By a divided vote, the Chemical Safety & Hazard Investigation Board (CSB) nixed a staff recommendation for an overhaul of California refinery regulations. As a consequence, California’s potential to be a test bed for a new approach to refinery safety regulations is postponed, if not dashed.
The vote by board members Beth Rosenberg and Mark Griffon opposed that of CSB Chairman Rafael Moure-Eraso and the views of most community members at a crowded, nearly five-hour hearing in Richmond, Calif., on Jan. 15.
The recommendation sprang from CSB’s investigation of an August 2012 accident involving a ruptured pipe at the Chevron refinery in Richmond, which sent 15,000 residents to area hospitals. CSB’s accident report noted that the accident’s cause was a result of a “patchwork” of inadequate U.S. refinery regulations and urged a sweeping change in those regulations (C&EN, Dec. 23, 2013, page 7).
Key among the report recommendations was that California serve as a model for a new “safety case” approach to regulating the state’s 15 refineries. Used in the U.K., Australia, and Norway, the safety case approach puts the regulatory onus on companies, requiring them to develop their own process safety requirements that are to be closely overseen by a state regulator.
The dissenting board members urged in a motion that CSB further study refinery regulatory options.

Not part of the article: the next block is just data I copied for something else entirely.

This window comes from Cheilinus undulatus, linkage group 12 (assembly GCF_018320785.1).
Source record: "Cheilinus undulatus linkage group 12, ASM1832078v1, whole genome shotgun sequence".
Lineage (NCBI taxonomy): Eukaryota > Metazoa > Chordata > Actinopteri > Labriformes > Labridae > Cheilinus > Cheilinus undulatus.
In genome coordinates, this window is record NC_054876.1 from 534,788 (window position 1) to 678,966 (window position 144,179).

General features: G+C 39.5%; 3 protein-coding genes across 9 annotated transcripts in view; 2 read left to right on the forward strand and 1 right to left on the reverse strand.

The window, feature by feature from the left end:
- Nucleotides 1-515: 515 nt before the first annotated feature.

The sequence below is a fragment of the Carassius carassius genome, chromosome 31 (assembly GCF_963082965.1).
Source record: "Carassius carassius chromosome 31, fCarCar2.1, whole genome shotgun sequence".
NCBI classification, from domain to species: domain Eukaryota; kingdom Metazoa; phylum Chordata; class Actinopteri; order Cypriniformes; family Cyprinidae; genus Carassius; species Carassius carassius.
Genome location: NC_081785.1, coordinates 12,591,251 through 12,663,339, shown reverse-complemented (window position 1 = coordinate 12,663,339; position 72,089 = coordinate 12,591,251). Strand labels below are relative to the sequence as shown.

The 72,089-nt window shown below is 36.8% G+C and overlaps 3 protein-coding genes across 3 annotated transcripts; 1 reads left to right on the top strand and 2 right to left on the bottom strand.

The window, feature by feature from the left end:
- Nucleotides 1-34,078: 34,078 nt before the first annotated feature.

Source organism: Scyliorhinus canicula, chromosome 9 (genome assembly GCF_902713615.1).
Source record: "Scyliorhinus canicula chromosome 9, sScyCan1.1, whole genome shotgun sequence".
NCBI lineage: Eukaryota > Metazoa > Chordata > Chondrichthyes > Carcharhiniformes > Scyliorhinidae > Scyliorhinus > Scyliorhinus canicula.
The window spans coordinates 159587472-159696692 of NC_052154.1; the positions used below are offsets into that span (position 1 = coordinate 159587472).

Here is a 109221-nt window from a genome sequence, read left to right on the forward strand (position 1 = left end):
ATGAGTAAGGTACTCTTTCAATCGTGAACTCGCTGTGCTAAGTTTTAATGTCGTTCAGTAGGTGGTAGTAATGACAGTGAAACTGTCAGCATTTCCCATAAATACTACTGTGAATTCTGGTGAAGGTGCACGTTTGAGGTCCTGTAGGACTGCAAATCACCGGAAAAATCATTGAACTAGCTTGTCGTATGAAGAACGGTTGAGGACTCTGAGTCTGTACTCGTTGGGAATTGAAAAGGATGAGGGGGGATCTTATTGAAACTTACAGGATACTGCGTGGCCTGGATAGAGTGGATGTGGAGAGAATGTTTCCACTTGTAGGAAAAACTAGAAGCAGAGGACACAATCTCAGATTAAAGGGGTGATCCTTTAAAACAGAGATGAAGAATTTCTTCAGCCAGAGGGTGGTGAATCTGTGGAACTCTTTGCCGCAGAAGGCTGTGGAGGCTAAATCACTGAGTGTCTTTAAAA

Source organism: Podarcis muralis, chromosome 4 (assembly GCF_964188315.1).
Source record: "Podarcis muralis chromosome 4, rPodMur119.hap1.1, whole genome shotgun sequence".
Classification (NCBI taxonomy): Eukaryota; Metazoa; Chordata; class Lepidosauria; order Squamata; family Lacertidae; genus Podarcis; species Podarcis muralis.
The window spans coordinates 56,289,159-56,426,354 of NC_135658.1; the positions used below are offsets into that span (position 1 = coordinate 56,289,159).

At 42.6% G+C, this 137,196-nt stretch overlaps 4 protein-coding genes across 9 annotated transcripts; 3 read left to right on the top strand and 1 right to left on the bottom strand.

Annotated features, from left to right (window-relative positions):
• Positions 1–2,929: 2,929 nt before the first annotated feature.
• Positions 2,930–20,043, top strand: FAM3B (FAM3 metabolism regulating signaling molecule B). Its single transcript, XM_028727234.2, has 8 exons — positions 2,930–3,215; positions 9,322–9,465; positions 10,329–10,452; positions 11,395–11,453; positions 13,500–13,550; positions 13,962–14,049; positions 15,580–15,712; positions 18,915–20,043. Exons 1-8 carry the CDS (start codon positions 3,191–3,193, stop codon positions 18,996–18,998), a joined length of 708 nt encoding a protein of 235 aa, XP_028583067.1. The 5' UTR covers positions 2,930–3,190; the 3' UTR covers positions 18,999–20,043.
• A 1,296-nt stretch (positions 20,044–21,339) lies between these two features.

It is extremely rare that CSB splits on votes, and it is unclear what happens next.
In a statement, CSB said, “We are in the process of reviewing the motion adopted at the public meeting.” Meanwhile, CSB said, it will continue to support California’s efforts to reform refinery safety regulations.
“Our goal is to make the report stronger in short order,” said Rosenberg as the hearing ended, but Moure-Eraso appeared visibly distressed, calling the vote a “missed opportunity.”
Public comments given at the meeting were also sharply split, with Richmond Green Party Mayor Gayle McLaughlin urging CSB to move ahead and U.S. Rep. George Miller (D-Calif.) promoting more study. Local unions backed the safety case approach, and the national United Steelworkers opposed implementation. Industry also opposed the approach.